Charles Whitman

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Charles Whitman
Charles Whitman (1963).jpg
Charles Whitman in 1963
Born Charles Joseph Whitman
(1941-06-24)June 24, 1941
Lake Worth, Florida, U.S.
Died August 1, 1966(1966-08-01) (aged 25)
Austin, Texas, U.S.
Cause of death Multiple handgun and shotgun wounds
Resting place West Palm Beach, Florida, U.S.
Other names The Texas Tower Sniper
Spouse(s)
Kathy Leissner (m. 1962–1966)
Parent(s) Charles Adolphus Whitman Jr.
Margaret Whitman
Details
Date August 1, 1966
Family: c. 12:15 a.m. – 3:00 a.m.
Random: 11:48 a.m. – 1:24 p.m.
Location(s) University of Texas at Austin, Texas
Target(s) Mother, wife, random strangers
Killed 17 (including an unborn child, and David Gunby, who died in 2001)[1]
Injured 31
Weapons

Charles Joseph Whitman (June 24, 1941 – August 1, 1966) was an American mass murderer who became infamous as the "Texas Tower Sniper." On August 1, 1966, he used knives in the slayings of his mother and his wife in their respective homes and then went to the University of Texas in Austin with multiple firearms and began shooting people. He fatally shot three people inside the university tower. He then went to the tower's 28th-floor observation deck, where he fired at random people for some 96 minutes, killing an additional 11 people, including an unborn child, and wounding 31 others before he was shot dead by Austin police officers Ramiro Martinez and Houston McCoy. A total of 17 people were killed; the 17th victim died 35 years later from injuries sustained in the attack.[2][3][4][5]

Early life and education[edit]

Whitman was born on June 24, 1941, in Lake Worth, Florida, the eldest of three sons born to Margaret E. (Hodges) and Charles Adolphus "C. A." Whitman Jr.[6] Whitman's father was raised in an orphanage in Savannah, Georgia,[7] and described himself as a self-made man. In 1940, he married Margaret, then 17 years old. The marriage of Whitman's parents was marred by domestic violence; Whitman's father was an admitted authoritarian who provided for his family but demanded near perfection from all of them. He was known to physically and emotionally abuse his wife and children.[8]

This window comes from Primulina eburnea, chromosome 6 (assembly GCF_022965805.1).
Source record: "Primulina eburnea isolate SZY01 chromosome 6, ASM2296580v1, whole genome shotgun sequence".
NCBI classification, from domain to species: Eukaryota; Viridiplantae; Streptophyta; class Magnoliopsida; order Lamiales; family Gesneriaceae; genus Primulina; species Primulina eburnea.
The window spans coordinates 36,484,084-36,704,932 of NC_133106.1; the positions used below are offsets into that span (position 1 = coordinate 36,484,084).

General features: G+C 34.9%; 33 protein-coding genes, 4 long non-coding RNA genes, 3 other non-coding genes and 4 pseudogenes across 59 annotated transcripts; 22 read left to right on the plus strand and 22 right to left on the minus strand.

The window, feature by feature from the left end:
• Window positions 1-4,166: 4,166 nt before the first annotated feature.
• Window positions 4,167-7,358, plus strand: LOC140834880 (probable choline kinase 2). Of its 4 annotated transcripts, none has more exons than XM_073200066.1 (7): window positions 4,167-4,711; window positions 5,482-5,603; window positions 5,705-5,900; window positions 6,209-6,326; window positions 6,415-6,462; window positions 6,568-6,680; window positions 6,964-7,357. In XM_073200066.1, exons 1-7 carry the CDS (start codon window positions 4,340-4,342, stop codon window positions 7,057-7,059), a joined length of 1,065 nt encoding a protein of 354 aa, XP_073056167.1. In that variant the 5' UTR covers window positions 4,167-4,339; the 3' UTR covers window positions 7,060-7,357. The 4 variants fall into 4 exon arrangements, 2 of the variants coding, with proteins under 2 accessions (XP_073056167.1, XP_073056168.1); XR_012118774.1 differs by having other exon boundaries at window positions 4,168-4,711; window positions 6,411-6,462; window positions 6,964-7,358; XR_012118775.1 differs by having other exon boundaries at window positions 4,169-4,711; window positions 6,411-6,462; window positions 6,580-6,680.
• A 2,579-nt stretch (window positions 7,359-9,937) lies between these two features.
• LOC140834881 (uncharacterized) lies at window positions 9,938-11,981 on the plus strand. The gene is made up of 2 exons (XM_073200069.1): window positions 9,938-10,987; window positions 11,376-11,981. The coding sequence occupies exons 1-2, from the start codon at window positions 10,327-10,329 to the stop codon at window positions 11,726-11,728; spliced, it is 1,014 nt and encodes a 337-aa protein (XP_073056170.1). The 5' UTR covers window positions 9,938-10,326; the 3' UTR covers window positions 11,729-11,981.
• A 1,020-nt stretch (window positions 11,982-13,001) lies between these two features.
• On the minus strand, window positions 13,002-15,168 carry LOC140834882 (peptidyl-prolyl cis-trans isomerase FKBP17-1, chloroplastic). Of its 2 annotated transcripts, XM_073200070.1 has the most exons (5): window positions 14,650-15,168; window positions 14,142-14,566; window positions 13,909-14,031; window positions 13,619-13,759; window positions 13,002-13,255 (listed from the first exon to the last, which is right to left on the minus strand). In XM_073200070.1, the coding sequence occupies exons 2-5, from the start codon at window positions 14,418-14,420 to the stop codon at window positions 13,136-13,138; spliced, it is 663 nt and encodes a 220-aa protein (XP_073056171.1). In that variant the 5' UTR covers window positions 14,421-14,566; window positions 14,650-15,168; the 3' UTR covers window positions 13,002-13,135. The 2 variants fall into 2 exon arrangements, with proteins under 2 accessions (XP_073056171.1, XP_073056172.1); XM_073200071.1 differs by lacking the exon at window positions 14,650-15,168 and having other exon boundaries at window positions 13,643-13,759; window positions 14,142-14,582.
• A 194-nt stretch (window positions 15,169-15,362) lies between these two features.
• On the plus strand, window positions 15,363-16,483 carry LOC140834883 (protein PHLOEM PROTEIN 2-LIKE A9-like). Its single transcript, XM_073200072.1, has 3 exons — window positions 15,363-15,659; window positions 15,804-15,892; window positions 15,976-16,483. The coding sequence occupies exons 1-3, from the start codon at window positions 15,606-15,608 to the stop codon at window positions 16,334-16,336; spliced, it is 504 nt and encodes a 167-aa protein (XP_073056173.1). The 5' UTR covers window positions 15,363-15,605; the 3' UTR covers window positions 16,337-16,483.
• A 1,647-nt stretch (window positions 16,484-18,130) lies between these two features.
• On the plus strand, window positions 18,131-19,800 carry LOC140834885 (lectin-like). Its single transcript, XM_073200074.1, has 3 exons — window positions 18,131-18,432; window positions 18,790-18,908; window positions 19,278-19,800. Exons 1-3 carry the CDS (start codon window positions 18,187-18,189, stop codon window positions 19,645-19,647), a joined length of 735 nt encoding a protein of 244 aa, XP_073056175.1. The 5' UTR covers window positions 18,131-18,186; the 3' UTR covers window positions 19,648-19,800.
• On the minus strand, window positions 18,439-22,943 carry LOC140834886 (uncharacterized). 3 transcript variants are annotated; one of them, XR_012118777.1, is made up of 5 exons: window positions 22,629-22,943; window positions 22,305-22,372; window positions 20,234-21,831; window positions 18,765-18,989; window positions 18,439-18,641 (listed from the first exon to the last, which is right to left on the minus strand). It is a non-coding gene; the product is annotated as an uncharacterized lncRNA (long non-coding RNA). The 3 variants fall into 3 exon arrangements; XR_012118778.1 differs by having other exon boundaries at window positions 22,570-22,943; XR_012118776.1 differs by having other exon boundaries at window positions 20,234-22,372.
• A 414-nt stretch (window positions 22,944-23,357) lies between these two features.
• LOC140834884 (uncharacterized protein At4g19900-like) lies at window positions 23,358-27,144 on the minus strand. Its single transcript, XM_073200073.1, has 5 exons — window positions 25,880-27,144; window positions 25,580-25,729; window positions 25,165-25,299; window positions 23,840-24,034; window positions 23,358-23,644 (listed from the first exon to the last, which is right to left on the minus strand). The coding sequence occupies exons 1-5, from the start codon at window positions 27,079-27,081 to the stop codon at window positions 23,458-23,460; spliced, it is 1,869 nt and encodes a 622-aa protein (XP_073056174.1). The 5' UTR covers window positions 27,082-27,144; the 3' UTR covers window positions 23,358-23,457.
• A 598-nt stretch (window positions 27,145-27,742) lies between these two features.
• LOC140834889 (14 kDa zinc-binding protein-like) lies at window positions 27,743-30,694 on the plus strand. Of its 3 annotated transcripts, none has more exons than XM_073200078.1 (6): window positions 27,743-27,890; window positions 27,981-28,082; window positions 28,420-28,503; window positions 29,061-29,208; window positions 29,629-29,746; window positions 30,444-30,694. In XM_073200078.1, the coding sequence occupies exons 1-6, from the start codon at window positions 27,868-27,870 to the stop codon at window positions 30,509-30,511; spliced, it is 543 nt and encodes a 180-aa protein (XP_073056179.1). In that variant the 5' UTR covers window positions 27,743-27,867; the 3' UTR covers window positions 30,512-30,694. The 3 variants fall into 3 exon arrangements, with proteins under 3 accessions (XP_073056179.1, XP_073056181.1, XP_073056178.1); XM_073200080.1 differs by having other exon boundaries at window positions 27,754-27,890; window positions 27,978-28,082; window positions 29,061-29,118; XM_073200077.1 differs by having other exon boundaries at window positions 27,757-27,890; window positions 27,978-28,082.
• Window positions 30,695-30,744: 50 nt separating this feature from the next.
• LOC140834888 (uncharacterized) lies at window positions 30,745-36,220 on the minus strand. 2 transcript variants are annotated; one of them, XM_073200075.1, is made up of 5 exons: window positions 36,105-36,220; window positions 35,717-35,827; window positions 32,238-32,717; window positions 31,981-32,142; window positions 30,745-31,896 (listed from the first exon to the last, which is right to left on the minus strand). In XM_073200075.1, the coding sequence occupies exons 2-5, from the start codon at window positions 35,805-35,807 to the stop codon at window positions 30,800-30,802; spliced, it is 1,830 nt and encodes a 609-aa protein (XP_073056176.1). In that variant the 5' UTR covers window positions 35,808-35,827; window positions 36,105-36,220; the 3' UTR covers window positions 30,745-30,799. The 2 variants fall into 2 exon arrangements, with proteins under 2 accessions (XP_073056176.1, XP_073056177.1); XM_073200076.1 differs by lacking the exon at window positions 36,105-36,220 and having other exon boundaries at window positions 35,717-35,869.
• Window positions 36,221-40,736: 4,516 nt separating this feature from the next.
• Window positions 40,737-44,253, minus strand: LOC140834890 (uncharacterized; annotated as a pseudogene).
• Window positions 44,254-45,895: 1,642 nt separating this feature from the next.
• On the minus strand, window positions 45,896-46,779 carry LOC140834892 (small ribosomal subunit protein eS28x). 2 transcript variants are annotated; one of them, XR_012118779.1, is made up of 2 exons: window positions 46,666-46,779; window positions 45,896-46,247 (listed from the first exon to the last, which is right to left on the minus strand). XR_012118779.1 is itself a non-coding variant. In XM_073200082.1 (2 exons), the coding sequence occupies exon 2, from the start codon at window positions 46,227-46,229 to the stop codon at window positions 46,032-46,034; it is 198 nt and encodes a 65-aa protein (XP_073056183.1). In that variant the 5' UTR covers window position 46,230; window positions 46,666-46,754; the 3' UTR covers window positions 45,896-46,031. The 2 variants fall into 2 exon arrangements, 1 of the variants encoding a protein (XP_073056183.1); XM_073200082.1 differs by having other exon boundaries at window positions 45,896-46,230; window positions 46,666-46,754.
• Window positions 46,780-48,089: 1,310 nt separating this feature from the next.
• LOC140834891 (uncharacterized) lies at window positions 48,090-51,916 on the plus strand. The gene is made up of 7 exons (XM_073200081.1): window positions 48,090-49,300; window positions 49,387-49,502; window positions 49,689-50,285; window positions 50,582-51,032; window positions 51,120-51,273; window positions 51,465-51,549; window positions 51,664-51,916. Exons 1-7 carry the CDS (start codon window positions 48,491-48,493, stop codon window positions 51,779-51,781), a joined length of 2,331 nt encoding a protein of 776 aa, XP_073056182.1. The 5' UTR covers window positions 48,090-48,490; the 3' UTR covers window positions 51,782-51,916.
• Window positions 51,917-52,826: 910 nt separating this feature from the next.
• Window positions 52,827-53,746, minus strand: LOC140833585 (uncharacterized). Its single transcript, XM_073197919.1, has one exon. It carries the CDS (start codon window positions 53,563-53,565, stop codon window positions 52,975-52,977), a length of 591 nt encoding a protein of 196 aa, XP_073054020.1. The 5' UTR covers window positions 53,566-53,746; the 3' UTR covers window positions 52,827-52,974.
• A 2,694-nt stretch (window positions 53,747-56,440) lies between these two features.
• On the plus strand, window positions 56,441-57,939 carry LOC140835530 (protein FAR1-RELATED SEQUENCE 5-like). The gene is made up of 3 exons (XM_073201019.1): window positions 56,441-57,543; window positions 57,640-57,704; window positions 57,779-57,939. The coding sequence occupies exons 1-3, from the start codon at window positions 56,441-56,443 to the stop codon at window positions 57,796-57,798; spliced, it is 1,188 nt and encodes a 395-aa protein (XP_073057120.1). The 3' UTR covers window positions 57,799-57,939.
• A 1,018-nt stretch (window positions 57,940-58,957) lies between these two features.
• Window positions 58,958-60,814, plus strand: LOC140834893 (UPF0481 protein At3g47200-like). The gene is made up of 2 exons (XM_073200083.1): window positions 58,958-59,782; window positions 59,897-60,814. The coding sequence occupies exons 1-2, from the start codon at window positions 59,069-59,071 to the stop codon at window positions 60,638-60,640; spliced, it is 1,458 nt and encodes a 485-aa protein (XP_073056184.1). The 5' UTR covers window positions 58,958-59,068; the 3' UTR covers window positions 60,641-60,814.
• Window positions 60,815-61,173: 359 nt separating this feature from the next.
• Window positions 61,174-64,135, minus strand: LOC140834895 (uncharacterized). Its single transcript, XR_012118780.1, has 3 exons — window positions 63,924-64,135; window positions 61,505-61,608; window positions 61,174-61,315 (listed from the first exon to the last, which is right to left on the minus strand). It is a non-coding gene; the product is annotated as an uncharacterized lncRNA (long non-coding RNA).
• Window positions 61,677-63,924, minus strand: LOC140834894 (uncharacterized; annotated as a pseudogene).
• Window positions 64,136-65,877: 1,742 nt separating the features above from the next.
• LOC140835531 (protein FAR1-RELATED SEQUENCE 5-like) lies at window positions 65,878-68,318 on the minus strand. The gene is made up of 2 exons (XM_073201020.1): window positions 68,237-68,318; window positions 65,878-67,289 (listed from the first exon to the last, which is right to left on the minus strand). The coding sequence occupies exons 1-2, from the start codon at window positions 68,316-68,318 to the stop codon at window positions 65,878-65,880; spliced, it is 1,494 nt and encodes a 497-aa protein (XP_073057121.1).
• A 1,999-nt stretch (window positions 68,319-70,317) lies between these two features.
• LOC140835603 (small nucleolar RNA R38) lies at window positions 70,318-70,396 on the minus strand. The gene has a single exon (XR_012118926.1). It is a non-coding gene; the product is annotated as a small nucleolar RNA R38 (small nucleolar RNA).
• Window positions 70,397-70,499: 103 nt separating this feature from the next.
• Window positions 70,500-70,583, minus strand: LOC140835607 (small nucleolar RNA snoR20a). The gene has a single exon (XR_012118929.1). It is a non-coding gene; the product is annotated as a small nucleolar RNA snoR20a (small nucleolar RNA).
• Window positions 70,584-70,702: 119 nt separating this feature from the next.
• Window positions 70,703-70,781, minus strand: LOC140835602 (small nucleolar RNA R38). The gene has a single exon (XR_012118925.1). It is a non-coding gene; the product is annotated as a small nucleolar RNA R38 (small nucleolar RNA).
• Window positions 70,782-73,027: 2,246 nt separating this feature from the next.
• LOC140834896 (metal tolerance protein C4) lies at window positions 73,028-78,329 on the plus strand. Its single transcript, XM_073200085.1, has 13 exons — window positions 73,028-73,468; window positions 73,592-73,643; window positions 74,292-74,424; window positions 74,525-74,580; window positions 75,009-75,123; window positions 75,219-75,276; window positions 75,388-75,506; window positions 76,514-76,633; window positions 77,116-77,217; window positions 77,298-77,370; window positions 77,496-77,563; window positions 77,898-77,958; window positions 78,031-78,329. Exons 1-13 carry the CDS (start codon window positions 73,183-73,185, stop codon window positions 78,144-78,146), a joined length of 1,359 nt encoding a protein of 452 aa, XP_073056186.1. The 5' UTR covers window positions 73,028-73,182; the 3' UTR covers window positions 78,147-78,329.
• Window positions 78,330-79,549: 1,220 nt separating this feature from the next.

As a boy, Whitman was described as a polite child who seldom lost his temper.[9] He was extremely intelligent—an examination at the age of six revealed his IQ to be 139.[10] Whitman's academic achievements were encouraged by his parents, yet any indication of failure or a lethargic attitude were met with discipline—often physical—from his father.[11]

Margaret Whitman was a devout Roman Catholic who raised her sons in the same religion. The Whitman brothers regularly attended Mass with their mother, and all three brothers served as altar boys at the Sacred Heart Roman Catholic Church.[12]

Whitman Sr. was a firearms collector and enthusiast, who taught each of his young sons to shoot, clean, and maintain weapons. He regularly took them on hunting trips, and Charles became an avid hunter and accomplished marksman. His father said of him: "Charlie could plug the eye out of a squirrel by the time he was sixteen."[13]

Whitman joined the Boy Scouts at age 11.[10] He became an Eagle Scout at 12 years three months, reportedly the youngest of any Eagle Scout up to that time.[7][8] Whitman also became an accomplished pianist at the age of 12.[14] At around the same time, he began an extensive newspaper route.[15]

High school[edit]

Whitman around 1959 (age 18)

On September 1, 1955, Whitman entered St. Ann's High School in West Palm Beach, where he was regarded as a moderately popular student whose intelligence was noted by his teachers and peers.[16] By the next month, he had saved enough money from his newspaper route to purchase a Harley-Davidson motorcycle, which he used on his route.[17]